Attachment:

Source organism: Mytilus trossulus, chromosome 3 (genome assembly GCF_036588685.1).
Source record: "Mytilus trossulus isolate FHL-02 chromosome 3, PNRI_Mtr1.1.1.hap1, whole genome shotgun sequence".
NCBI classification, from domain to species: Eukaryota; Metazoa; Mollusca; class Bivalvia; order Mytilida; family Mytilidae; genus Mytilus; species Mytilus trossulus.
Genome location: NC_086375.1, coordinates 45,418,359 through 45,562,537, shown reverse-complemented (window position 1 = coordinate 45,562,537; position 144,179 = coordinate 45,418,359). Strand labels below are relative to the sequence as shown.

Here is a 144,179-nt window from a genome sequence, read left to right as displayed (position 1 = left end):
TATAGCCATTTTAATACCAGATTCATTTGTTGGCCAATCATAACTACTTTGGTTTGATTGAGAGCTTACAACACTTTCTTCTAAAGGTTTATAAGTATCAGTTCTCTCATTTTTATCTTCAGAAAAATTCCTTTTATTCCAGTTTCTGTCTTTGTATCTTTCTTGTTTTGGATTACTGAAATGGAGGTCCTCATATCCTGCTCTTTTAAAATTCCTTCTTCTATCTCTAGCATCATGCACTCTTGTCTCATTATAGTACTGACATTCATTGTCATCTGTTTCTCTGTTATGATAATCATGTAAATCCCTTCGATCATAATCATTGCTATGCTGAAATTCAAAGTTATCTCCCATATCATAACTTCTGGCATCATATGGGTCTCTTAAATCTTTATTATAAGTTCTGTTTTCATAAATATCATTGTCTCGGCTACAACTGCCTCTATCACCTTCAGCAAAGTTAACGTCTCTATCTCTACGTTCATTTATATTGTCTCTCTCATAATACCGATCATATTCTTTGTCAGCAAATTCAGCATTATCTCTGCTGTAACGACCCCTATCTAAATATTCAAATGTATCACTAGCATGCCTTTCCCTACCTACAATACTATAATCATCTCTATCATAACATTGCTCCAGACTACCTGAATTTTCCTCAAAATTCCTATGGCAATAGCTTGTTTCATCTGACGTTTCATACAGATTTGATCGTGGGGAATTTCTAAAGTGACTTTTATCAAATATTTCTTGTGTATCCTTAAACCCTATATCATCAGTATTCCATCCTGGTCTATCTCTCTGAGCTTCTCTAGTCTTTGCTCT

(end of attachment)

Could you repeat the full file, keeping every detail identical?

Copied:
Source organism: Mytilus trossulus, chromosome 3 (genome assembly GCF_036588685.1).
Source record: "Mytilus trossulus isolate FHL-02 chromosome 3, PNRI_Mtr1.1.1.hap1, whole genome shotgun sequence".
NCBI classification, from domain to species: Eukaryota; Metazoa; Mollusca; class Bivalvia; order Mytilida; family Mytilidae; genus Mytilus; species Mytilus trossulus.
Genome location: NC_086375.1, coordinates 45,418,359 through 45,562,537, shown reverse-complemented (window position 1 = coordinate 45,562,537; position 144,179 = coordinate 45,418,359). Strand labels below are relative to the sequence as shown.

Here is a 144,179-nt window from a genome sequence, read left to right as displayed (position 1 = left end):
TATAGCCATTTTAATACCAGATTCATTTGTTGGCCAATCATAACTACTTTGGTTTGATTGAGAGCTTACAACACTTTCTTCTAAAGGTTTATAAGTATCAGTTCTCTCATTTTTATCTTCAGAAAAATTCCTTTTATTCCAGTTTCTGTCTTTGTATCTTTCTTGTTTTGGATTACTGAAATGGAGGTCCTCATATCCTGCTCTTTTAAAATTCCTTCTTCTATCTCTAGCATCATGCACTCTTGTCTCATTATAGTACTGACATTCATTGTCATCTGTTTCTCTGTTATGATAATCATGTAAATCCCTTCGATCATAATCATTGCTATGCTGAAATTCAAAGTTATCTCCCATATCATAACTTCTGGCATCATATGGGTCTCTTAAATCTTTATTATAAGTTCTGTTTTCATAAATATCATTGTCTCGGCTACAACTGCCTCTATCACCTTCAGCAAAGTTAACGTCTCTATCTCTACGTTCATTTATATTGTCTCTCTCATAATACCGATCATATTCTTTGTCAGCAAATTCAGCATTATCTCTGCTGTAACGACCCCTATCTAAATATTCAAATGTATCACTAGCATGCCTTTCCCTACCTACAATACTATAATCATCTCTATCATAACATTGCTCCAGACTACCTGAATTTTCCTCAAAATTCCTATGGCAATAGCTTGTTTCATCTGACGTTTCATACAGATTTGATCGTGGGGAATTTCTAAAGTGACTTTTATCAAATATTTCTTGTGTATCCTTAAACCCTATATCATCAGTATTCCATCCTGGTCTATCTCTCTGAGCTTCTCTAGTCTTTGCTCT